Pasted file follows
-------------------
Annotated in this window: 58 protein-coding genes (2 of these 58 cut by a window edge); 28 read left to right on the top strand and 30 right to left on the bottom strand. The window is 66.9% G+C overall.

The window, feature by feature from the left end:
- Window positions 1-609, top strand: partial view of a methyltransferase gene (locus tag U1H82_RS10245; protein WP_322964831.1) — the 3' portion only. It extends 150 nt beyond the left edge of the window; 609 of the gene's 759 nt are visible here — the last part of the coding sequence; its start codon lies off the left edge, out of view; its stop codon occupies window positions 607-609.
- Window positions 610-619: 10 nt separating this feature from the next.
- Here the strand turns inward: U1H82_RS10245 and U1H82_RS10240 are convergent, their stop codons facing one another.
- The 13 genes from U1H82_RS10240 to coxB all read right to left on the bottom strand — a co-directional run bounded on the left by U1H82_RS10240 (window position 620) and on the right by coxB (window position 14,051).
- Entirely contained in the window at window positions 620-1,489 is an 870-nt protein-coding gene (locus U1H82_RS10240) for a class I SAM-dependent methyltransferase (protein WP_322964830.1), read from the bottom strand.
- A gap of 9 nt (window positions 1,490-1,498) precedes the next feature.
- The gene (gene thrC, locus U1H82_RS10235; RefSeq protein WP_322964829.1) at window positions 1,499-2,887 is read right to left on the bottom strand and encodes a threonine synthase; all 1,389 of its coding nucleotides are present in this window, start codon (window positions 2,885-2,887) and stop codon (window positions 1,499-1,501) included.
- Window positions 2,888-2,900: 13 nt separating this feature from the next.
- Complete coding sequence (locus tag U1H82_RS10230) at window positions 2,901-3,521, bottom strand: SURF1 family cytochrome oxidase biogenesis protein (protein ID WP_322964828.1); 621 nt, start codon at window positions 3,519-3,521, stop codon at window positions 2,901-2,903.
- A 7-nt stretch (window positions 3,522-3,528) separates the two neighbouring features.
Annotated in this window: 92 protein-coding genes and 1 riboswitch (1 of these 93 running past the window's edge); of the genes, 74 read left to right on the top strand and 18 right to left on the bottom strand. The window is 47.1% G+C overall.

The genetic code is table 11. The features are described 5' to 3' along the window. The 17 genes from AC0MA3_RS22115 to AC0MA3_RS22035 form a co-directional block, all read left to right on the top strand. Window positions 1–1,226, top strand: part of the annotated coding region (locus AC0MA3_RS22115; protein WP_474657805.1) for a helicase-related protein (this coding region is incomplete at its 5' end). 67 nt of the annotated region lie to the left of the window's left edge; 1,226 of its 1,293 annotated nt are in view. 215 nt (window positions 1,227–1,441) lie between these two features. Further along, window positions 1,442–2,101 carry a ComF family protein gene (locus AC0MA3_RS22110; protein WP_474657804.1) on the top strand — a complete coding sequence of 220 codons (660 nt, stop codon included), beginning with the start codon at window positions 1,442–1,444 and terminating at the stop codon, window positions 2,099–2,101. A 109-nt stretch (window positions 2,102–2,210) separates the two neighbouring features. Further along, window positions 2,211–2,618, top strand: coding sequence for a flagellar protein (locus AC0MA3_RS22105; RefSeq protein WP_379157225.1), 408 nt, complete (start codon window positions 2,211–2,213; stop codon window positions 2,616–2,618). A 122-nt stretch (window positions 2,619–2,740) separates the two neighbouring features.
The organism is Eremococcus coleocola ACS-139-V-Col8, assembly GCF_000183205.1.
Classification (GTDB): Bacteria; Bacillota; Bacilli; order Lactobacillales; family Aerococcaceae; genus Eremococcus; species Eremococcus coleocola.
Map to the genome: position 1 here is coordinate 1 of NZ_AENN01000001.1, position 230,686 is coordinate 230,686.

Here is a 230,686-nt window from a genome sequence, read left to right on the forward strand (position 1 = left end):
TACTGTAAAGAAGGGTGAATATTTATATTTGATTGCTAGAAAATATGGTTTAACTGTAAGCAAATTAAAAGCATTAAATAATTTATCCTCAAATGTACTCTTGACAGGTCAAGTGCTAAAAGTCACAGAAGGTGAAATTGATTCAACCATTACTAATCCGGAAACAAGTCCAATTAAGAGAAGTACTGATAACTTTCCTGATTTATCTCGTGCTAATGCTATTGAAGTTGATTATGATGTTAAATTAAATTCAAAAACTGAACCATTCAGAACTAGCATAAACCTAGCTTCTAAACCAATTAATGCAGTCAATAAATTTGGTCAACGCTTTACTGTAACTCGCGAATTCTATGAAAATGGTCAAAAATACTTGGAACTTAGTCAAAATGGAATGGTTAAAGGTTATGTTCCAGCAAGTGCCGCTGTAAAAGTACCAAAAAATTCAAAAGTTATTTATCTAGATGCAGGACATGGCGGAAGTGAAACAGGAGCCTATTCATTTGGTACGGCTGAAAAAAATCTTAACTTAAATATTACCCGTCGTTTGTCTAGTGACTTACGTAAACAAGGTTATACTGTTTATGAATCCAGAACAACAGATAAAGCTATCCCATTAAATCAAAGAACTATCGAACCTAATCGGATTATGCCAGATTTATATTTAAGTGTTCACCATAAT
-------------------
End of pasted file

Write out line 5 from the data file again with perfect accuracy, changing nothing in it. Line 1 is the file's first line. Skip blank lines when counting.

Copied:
- Here the strand turns inward: U1H82_RS10245 and U1H82_RS10240 are convergent, their stop codons facing one another.